Dress warmly. Several layers of clothing provide better insulation than a single layer of heavier clothing.
Move to a single room, preferably one with few windows. Ideally, this room should be on the south side of the home for maximum heat gain in the daytime. The room should be shut off from the rest of the house and could be one with a fireplace, wood stove or other alternate heat source.
If you use an alternate heat source, be sure and follow operating instructions. For example if you use a kerosene heater, adequate ventilation is a must. All fuels should be stored outside of the home for safety reasons. Wood stoves and fireplaces should be maintained properly throughout the year to prevent problems when they are needed in an emergency.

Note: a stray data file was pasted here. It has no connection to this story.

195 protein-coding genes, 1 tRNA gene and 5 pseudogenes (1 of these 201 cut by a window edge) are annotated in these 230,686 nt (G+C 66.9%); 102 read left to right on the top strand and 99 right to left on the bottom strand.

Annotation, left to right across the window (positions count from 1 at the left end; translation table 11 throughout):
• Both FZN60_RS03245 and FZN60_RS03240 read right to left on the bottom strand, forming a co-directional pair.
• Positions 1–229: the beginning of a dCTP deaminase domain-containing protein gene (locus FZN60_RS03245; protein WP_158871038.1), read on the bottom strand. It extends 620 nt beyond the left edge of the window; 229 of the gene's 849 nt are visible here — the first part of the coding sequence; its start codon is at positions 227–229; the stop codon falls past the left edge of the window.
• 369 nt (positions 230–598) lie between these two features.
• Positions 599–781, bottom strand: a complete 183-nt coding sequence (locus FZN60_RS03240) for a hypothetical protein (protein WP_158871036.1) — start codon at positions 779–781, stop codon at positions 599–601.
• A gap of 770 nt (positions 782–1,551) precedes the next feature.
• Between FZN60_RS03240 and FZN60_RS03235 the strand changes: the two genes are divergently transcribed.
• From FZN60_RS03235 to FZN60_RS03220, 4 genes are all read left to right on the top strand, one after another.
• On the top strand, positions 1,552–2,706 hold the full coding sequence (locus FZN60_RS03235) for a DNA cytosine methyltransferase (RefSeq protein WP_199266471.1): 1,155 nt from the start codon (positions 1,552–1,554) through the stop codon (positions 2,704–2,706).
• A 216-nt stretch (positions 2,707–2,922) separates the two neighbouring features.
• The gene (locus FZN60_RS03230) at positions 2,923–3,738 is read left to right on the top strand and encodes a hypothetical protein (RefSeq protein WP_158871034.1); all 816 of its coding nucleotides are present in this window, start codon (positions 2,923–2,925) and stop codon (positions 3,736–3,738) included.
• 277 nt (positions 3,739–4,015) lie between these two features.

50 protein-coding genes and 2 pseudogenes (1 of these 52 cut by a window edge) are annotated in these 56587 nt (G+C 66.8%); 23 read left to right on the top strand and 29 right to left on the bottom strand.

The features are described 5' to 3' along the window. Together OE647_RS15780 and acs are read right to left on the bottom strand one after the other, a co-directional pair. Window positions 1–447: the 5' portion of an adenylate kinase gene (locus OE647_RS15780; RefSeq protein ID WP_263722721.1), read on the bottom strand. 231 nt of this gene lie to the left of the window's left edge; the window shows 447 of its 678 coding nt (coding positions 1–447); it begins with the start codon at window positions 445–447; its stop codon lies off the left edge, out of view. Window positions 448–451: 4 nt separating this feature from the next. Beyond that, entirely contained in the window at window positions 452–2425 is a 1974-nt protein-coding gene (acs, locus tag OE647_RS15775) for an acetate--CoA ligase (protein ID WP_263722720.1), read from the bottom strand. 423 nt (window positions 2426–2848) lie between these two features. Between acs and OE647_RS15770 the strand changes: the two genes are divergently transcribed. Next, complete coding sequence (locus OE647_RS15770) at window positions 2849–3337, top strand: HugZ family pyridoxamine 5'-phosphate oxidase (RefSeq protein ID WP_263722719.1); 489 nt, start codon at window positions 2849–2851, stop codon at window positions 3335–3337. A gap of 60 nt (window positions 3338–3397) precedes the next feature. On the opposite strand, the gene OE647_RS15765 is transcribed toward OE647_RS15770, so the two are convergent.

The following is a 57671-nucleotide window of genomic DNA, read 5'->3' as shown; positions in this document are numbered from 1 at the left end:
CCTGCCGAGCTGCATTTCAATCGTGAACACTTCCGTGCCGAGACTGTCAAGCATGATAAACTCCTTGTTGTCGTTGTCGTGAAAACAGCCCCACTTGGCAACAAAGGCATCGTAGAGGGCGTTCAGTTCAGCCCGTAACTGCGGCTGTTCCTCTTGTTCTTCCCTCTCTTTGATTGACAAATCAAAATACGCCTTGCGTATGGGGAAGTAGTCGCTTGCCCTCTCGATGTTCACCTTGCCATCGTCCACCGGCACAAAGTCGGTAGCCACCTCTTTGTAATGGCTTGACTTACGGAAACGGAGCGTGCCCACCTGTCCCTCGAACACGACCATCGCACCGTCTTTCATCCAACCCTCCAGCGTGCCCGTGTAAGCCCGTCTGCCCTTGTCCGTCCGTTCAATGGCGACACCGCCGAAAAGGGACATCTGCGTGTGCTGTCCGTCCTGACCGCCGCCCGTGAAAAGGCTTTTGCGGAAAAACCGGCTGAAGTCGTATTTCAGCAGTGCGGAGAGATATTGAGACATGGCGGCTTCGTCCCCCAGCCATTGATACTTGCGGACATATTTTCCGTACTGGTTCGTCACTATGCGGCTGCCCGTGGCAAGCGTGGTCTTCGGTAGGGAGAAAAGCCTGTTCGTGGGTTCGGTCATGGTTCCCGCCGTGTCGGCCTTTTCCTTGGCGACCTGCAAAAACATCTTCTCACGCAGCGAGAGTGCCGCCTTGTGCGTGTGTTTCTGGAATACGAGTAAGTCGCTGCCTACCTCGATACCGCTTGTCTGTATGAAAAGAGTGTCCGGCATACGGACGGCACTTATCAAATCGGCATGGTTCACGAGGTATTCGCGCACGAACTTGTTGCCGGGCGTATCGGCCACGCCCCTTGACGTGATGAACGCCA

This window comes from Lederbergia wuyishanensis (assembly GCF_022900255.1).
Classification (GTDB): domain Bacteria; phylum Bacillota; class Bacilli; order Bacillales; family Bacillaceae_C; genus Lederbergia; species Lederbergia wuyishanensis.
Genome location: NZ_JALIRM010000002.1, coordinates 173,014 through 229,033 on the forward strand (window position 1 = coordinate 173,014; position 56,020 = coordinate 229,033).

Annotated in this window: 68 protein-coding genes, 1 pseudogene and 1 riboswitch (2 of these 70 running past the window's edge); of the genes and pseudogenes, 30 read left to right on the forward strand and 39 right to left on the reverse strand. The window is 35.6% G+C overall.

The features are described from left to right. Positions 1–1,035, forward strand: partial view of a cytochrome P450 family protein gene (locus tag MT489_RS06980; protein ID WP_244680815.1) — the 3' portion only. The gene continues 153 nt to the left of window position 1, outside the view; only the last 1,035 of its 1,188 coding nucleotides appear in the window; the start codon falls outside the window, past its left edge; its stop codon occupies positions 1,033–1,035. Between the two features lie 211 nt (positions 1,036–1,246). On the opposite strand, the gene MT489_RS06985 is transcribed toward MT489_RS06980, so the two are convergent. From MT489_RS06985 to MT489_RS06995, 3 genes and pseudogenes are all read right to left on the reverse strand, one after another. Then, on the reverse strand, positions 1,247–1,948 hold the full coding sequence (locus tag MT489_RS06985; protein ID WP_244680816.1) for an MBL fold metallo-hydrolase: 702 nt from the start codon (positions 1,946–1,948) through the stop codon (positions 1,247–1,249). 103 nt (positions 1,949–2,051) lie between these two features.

A primary concern in winter is keeping water pipes from freezing. A small stream of water can be left on to prevent this. This is not a practical solution when water is supplied from a well. Insulating the water pipes is a more permanent method. See the section on extended outages and home shutdowns for information on how to drain the water pipes of your home.
In most rural areas electricity is required to pump water into the home. Since water cannot be pumped during a power outage, keep an adequate supply of drinking water on hand at all times.
Consolidate your resources with neighbors. They might have heat and electricity in their homes. As in summer, people with health problems should be taken to a church, community agency or other location where their needs can be met.